Marco’s continued its holding pattern until early 2004. The company ranked No. 30 among pizza chains in the United States in 2003 with systemwide sales of $65 million, according to the industry publication Pizza Today. To help resume growth of the chain, which had dipped below 120 total units and 25 company-owned units, Giammarco brought in Jack Butorac, Jr., as a consultant. A 30-year food industry veteran, the 56-year-old Butorac had held executive posts or served as an owner-operator for the Fuddruckers hamburger chain, the Chi-Chi’s and Zapata/Zantigo Mexican restaurant chains, Two Pesos Mexican Cafes, KFC, and Rib Tavern, Inc. He then led an investment group that in 1995 bought the Louisville, Kentucky-based Tumbleweed Inc., which operated the Tumbleweed Southwest Grill chain. Under his leadership, Tumbleweed opened its first international units, made an initial public offering of stock, and in 1999 gained a listing on the NASDAQ. He then retired in 2001.
Marco’s Pizza has built its business on a strong foundation of excellent quality products, superb customer service and great value. Like a builder who works hard to make sure each foundation of a building is perfect because he wants the building to last, Marco’s Pizza works hard on the foundation building blocks of its business.
One of the regrets in Butorac’s career was his failure to seize an opportunity to become involved with the Papa John’s pizza chain during its formative years. In Marco’s he recognized a company that possessed a strong base and a concept that possessed a great deal of untapped potential for growth. Once again he put together an investment group, which would include key members of his future management team and a pair of undisclosed Louisville investors, and formed Marco’s Franchising LLC. In January 2004 the company acquired the franchising rights to the Marco’s chain and the principal assets of Marco’s Inc., the previous parent company. Although he turned over the reins to Butorac, who succeeded him as CEO, Giammarco became a shareholder in the new company and retained the ownership of 25 company-owned Marco’s Pizza stores in the Toledo area. He also stayed on as a business and concept adviser to Marco’s Franchising. Butorac told the Toledo Blade, “I’ve got a lot of crazy ideas, and I’m looking for him to be the rudder to keep it in line.”
Butorac split his time between his residence in Louisville and Toledo, expressing no interest in moving the headquarters of the pizza chain. He quickly took steps to launch expansion, hiring a seasoned executive in Bryon Stephens to take charge of business development and franchising. Stephens had 20 years of experience in franchising at A&W Restaurants, Long John Silver’s, Pizza Hut, KFC, and Taco Bell, and he had been involved in the rapid rollout of national chains. To head marketing Butorac recruited Syl Sosnowski, who also had more than 20 years of experience in domestic and international franchising, spending 11 years at KFC and 6 at Papa John’s. In addition, Butorac stocked his team with other industry veterans to fill key positions.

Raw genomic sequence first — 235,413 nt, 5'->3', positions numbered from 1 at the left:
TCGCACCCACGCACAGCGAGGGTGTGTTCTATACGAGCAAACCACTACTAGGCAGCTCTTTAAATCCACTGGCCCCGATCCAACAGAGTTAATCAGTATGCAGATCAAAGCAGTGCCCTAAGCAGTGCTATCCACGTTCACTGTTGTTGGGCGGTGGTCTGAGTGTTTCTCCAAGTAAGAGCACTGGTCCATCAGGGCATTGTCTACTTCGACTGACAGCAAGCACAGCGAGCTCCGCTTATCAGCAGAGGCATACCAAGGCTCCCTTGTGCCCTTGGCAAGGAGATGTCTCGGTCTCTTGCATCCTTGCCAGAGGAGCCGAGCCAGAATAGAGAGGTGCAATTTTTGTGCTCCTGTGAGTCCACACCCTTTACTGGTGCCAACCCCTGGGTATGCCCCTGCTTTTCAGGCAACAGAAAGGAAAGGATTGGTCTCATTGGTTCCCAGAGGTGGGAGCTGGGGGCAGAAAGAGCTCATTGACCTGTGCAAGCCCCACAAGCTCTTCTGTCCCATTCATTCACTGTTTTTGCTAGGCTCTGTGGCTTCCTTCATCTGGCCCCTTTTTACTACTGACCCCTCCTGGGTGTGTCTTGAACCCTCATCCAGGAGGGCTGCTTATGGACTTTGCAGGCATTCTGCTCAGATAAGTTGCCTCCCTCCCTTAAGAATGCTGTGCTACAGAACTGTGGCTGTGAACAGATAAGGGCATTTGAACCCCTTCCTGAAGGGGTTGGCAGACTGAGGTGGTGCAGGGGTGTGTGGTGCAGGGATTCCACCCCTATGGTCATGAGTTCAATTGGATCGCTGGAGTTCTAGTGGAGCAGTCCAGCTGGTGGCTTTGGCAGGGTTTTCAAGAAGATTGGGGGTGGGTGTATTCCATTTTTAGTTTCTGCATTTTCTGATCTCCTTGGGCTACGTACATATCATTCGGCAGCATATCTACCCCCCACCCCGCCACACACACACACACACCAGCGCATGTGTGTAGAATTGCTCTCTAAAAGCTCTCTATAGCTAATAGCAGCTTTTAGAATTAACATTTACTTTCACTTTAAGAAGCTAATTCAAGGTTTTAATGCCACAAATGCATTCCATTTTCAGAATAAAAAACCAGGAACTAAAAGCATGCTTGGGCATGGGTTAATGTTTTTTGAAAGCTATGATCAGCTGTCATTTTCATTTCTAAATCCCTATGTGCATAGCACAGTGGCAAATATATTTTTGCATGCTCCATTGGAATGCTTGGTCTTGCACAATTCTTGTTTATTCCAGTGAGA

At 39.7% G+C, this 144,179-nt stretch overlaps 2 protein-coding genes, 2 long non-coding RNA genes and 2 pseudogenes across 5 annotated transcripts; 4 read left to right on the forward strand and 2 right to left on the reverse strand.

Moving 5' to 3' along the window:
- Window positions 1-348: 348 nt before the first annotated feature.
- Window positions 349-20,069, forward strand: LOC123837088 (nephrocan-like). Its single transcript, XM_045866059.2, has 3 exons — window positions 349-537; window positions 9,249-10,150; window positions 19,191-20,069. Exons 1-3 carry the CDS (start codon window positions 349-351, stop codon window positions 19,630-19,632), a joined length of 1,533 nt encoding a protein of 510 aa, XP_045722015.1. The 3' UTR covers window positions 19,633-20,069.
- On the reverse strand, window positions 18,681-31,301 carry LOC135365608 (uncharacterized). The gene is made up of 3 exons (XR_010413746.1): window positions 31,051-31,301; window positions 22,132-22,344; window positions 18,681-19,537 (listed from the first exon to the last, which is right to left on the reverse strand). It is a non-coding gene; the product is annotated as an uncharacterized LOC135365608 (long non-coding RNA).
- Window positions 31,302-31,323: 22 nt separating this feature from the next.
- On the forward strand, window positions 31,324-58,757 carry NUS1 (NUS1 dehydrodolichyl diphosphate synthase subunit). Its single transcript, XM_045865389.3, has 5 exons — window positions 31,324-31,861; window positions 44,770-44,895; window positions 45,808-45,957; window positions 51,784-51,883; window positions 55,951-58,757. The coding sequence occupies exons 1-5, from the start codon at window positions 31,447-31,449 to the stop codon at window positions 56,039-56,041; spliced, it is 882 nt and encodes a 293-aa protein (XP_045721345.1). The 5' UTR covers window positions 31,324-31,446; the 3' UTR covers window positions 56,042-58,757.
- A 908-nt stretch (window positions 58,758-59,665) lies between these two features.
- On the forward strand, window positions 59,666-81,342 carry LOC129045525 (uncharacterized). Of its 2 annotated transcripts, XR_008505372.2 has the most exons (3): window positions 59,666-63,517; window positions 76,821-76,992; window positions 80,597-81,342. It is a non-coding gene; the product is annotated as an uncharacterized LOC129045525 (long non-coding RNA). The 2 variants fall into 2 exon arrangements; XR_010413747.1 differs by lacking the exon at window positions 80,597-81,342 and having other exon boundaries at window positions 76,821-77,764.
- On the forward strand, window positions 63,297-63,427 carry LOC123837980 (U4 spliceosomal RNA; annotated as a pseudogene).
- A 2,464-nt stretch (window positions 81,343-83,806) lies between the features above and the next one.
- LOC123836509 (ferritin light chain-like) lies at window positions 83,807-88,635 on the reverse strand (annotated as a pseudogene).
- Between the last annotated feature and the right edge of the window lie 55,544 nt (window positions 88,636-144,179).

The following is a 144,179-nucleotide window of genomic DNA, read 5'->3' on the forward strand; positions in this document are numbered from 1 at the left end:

Butorac set a goal of growing the Marco’s chain to 500 units in four years. The first step for the new ownership team was to begin a rebranding effort. Because what differentiated Marco’s from the competition was that its founder was actually born in Italy, the company played up the chain’s heritage, creating the “Ah!thentic Italian Pizza,” slogan. In keeping with this idea the restaurants were redecorated to offer a more authentic Italian look. The front counter was made from natural wood and a stone wall separated the kitchen from the lobby.
At the same time, Marco’s launched an aggressive franchise development program, which included internal financing to help new franchisees to open three units within 18 months. The company also looked to use high technology to help it target markets that were best suited to the Marco’s concept, hiring Troy, New York-based MapInfo, a software company that created a predictive site model for the chain. First a typical customer profile was developed using Marco’s point of sale information and other data. That profile was then employed to locate particular markets that offered a high number of those individuals. Moreover, the system was able to offer further help on selecting specific sites for a restaurant in a new market. Potential new markets that turned up included Lafayette, Indiana; Lima, Ohio; Lexington, Kentucky; and Phoenix, Arizona. The research also revealed that opportunities still remained in markets where Marco’s was already well represented. For example, Cleveland, which was already home to 38 stores, was deemed capable of supporting another 35 to 40 stores.
FRANCHISING PUSH LAUNCHED: 2005
With preliminary work completed, Butorac and his team began in earnest in 2005 to expand the Marco’s chain through a more aggressive franchising effort. The company moved into the Indianapolis market by acquiring nine Pizza Magia units, which were subsequently converted to the Marco’s chain. Former Toledo residents also stepped in to spread the brand to entirely new markets. In Phoenix, Arizona, Tom M. Herman, a former Toledo businessman, opened a pair of units in 2005. A third Marco’s store in the state soon followed. Herman’s goal was to own about 30 Marco’s stores in the Phoenix area. Another Toledo resident, Jim Tippin, who once ran four car washes in the city, secured the rights to open Marco’s units in Las Vegas, another of the top markets determined by MapInfo, where Tippin owned a second home and pursued a hobby playing poker. Tippin finished third in a major poker tournament and used the winnings to purchase a Marco’s franchise. To help run what he hoped would be ten stores in the Las Vegas market, Tippin brought in his retired brother, Jerry, the former owner of a Toledo card shop.